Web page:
There have been 16 women to compete in the NASCAR Cup Series. The first: Louise Smith in 1949. None has won a race, and only Patrick was a full-time driver.

Patrick sounds skeptical that she has had a direct, immediate impact on whether the future will have a winning female racer in NASCAR.

"When was the first woman in NASCAR? The '50s? So, it's been 68 years," Patrick said. "It depends on if they are interested in racing and if they want to come through. I think that if there is one difference that I feel is that you have to get a team behind you, but to believe in you, and maybe it's a little harder because women have not proved themselves as much as men. But every driver has to prove themselves to their team."

Decker had a female teammate in Leilani Munter, a 41-year-old who has dabbled in ARCA and once was part of promotions with Patrick when she competed in IndyLights in 2007. Munter and Decker were the only female drivers in the ARCA race at Daytona.

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Shawna Robinson is just one of three women -- Janet Guthrie and Danica Patrick are the others -- to race in the Daytona 500.

"It does feel like there are more [female drivers] on the lower levels, but it's so hard to make it to the upper levels," said Munter, who finished eighth at Daytona and has an eight-race deal for 2018. "I hope it gets easier, and I hope there is more that make it to the top."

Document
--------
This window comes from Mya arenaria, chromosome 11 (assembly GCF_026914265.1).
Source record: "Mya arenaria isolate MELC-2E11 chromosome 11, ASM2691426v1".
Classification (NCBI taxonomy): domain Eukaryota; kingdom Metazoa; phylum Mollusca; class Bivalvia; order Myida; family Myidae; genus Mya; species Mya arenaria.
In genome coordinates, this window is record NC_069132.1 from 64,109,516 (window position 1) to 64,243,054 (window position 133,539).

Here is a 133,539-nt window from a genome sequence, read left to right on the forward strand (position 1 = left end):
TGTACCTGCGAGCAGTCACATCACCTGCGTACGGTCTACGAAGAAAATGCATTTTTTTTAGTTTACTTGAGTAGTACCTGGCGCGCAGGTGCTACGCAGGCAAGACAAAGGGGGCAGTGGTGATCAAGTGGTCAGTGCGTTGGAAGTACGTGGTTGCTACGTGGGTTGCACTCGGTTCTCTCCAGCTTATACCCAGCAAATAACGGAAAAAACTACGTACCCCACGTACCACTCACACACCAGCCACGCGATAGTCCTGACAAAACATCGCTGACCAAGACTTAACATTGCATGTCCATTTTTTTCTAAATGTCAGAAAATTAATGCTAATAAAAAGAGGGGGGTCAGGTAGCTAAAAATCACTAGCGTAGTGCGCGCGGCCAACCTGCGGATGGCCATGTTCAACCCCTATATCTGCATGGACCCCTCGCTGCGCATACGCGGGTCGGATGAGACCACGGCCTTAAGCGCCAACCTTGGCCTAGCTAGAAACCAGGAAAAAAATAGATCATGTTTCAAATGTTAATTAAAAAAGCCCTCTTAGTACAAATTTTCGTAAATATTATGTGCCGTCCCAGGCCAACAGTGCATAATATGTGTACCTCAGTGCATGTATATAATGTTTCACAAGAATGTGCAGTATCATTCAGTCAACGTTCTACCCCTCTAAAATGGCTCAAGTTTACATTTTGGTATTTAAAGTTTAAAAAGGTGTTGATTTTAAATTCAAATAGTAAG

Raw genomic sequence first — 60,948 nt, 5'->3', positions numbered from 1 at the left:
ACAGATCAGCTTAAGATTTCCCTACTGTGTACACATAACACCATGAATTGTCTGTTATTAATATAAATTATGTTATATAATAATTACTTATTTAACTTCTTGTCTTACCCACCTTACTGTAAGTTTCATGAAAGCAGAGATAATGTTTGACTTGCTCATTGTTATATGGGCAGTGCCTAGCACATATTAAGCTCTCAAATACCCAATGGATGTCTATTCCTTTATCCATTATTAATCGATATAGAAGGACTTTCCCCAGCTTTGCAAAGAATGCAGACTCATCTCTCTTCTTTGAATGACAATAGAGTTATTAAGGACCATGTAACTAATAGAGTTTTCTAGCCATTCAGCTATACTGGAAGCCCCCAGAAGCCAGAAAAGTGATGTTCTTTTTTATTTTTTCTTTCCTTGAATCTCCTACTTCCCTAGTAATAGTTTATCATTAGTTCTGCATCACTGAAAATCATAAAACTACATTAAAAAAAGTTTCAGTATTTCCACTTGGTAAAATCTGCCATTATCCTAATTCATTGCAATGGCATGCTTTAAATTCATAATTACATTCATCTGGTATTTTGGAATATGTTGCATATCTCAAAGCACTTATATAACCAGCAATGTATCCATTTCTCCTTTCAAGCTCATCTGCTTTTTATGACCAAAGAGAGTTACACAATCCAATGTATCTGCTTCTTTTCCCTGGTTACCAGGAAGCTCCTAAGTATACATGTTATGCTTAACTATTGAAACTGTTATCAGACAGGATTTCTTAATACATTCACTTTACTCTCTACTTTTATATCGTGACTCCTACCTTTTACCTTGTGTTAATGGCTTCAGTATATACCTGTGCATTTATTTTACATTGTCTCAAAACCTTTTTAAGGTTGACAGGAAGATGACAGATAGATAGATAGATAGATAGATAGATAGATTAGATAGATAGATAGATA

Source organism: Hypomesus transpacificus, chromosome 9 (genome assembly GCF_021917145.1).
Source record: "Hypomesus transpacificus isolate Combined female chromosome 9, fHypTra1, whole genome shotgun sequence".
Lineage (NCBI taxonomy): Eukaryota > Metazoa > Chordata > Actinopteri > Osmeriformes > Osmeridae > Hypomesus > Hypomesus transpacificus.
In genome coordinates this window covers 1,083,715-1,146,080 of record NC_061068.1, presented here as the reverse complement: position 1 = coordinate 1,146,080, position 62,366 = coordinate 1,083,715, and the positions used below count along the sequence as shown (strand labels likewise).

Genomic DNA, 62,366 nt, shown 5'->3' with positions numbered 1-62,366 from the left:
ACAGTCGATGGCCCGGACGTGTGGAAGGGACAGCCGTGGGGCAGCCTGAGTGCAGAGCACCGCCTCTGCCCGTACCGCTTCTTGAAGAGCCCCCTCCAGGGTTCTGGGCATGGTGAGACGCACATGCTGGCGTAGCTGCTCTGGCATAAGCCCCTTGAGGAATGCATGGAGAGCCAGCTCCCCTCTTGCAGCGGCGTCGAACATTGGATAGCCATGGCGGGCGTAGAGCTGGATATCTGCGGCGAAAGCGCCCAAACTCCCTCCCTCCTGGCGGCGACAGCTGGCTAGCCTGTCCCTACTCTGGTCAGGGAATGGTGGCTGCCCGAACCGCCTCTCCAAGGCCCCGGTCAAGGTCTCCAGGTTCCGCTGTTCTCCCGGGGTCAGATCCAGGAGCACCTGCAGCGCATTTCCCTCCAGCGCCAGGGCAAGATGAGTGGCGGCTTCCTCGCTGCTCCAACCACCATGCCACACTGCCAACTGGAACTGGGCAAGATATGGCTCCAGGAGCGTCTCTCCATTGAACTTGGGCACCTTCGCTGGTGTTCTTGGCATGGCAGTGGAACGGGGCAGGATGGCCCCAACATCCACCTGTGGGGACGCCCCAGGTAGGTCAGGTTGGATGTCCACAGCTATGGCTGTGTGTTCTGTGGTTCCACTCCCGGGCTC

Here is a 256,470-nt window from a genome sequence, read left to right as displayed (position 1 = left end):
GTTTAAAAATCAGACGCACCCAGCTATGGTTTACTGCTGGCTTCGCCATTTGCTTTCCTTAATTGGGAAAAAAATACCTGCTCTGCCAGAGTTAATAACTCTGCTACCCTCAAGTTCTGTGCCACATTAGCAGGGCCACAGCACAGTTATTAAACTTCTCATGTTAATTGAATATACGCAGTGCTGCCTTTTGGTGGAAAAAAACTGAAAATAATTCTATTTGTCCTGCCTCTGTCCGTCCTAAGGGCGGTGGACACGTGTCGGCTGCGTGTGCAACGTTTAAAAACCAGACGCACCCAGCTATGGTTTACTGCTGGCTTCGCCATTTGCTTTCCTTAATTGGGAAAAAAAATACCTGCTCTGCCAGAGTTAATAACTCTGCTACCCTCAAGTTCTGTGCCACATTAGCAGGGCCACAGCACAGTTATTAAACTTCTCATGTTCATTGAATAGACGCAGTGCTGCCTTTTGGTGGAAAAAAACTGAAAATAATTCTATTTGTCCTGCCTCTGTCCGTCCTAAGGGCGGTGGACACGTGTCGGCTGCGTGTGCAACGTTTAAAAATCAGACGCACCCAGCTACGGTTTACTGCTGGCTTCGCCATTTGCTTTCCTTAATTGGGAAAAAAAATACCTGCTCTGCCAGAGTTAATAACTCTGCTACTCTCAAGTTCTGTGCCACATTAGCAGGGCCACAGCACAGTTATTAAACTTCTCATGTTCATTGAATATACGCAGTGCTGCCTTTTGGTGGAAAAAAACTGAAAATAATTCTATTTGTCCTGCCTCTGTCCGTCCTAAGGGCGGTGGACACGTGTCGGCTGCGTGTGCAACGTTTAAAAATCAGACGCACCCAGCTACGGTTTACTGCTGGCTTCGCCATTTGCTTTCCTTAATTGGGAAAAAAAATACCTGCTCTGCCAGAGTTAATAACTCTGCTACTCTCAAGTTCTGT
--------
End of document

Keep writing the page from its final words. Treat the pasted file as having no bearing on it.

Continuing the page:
Like any driver, it takes sponsorship, which is hard to find. JR Motorsports had searched for sponsorship for Johanna Long, who in 2010 won the prestigious Snowball Derby late model race and competed in the Xfinity Series in 2012 and 2013. Long, who had a company working to find sponsorship for her, couldn't land that pivotal deal.

"I just feel like it's a risk for a company to get behind a female," Crocker Evernham said. "There's not one female that's really proven, other than Danica to an extent, that they could be successful at the top level. There's a lot of risk involved.

"There's some new sponsors coming into the sport, but there's not a whole lot right now. One of the issues is the risk involved of getting behind a female. There's no proven track record."

It might be no more evident than looking at a racing couple: Daniel Hemric, who now competes in the Xfinity Series for Richard Childress Racing, continued to climb in his career while his wife, Kenzie Ruston, saw her career stall. Ruston won a 2011 late model race at Indianapolis Raceway Park, where Hemric finished third and Chase Elliott finished fifth. Ruston competed in the NASCAR K&N East from 2013 to 2015, with seven top-5s (but no wins) in 44 starts.

"Here we are, we're both younger trying to make it in this sport and there are only so many spots -- so we both took every opportunity, we tried to make the most of it," Hemric said.

"At the end of the day, we both are firm believers in timing and faith and however it's all going to work out. For whatever reason, she had her shots and it just didn't pan out. We knew the odds were against us to both make it to this level and do it in a competitive spirit. She knows that for whatever reason, it wasn't meant to be."